The Javan rhino, a highly endangered species, together with leopards, Javan gibbons, banteng, eagles, pythons, crocodiles and turtles represents just afraction of the wide range of carnivores, deer, primates, birds, reptiles and amphibians present.

The terrestrial scenery proofs to be an ideal attraction to hikers, eco-tourists and researchers, and is well matched in popularity by the Ujung Kulon coast and its water sport possibilities. Scuba diving and game fishing enthusiasts rate the marine location among the richest in the archipelago with an abundance and variety of fish and superb coral reefs.

Numerous reef species, such as butterfly fish, batfish, triggerfish and moorish idol, dominate the shallower waters, while deep water species include sharks, tuna, barracuda and marlin. It is because of this last species, the black marlin, that the Sunda Strait has the reputation of being an excellent and challenging game fishing ground.

Apart from the outstanding natural beauty of Ujung Kulon, the cultural heritage is another inspiration for many researchers and historians. The Tanjung Layar lighthouse on the extreme western point of the peninsula guided Dutch, English and Portuguese sailing ships safely through the Panaitan straits during colonial times. The eruption of the nearby Krakatau Volcano in 1883 required the lighthouse to be rebuilt after being leveled by the 40-meter tsunami.

Panaitan Island is believed to have been an important staging post for sailing ships. Captain James Cook is known to have anchored his HMS Endeavour there in the 18th century. The island bears a Ganesha statue on the top of Mt. Raksa, a Hindu archaeological relic from the first century AD.

Visitors are advised to access the park by boat, as overland accessibility is poor. Boat excursions with professional guides are organized from the nearby peninsula of Tanjung Lesung.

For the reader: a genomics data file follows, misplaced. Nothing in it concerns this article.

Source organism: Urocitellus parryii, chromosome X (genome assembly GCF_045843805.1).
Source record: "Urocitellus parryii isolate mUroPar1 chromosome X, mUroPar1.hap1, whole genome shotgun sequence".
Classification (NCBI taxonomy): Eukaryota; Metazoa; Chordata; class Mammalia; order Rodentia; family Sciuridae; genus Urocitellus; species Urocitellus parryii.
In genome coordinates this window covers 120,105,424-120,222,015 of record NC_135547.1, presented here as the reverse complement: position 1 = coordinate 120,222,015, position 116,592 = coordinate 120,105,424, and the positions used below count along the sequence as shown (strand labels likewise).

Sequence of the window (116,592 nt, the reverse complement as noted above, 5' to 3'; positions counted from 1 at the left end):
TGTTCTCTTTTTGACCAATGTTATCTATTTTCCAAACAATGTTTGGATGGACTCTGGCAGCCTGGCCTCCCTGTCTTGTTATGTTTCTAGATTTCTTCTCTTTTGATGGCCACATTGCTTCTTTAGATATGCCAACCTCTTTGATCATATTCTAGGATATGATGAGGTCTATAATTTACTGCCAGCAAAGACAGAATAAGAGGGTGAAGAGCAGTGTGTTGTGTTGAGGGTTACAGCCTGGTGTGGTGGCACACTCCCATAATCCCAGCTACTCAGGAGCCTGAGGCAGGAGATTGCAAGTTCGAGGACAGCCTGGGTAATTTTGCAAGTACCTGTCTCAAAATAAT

The Crystal Jade of Bintan Island

If you wishing for an exotic vacation in the tropical lands of Indonesia and far away from modern way of life with lively cultural atmosphere or just want to satisfy your sanity with luxurious resorts to stay and a flavor of wild nature, coral reefs, tropical rainforest and delicious seafood, the Island of Bintan is the finest place for you. Here, among the golden sand beaches, warm weather almost the year with sunshine, you would discover the other side of the Asian life. Facing the South China Sea, Bintan become an exotic place to visit.

Welcome to the island of Bintan

Bintan Island, Indonesia, is the largest island in the necklace of Riau Archipelago, covering an area of 1,140 square kilometers. It is located about 48 km southeast of Singapore. In old Chinese, the name of Bintan Island means the “Memory of a Dream”, and in true sense of the term is a land of long dust covered roads, lush green vegetation and sleepy villages, nestled amidst mangrove swamps or fishing villages built on stilts over the water. Bintan Island is truly a unique paradise. Simple life, beautiful beach, friendly people which bring unforgettable leisure and relaxing. The island gives the refreshment to our mind, body and soul.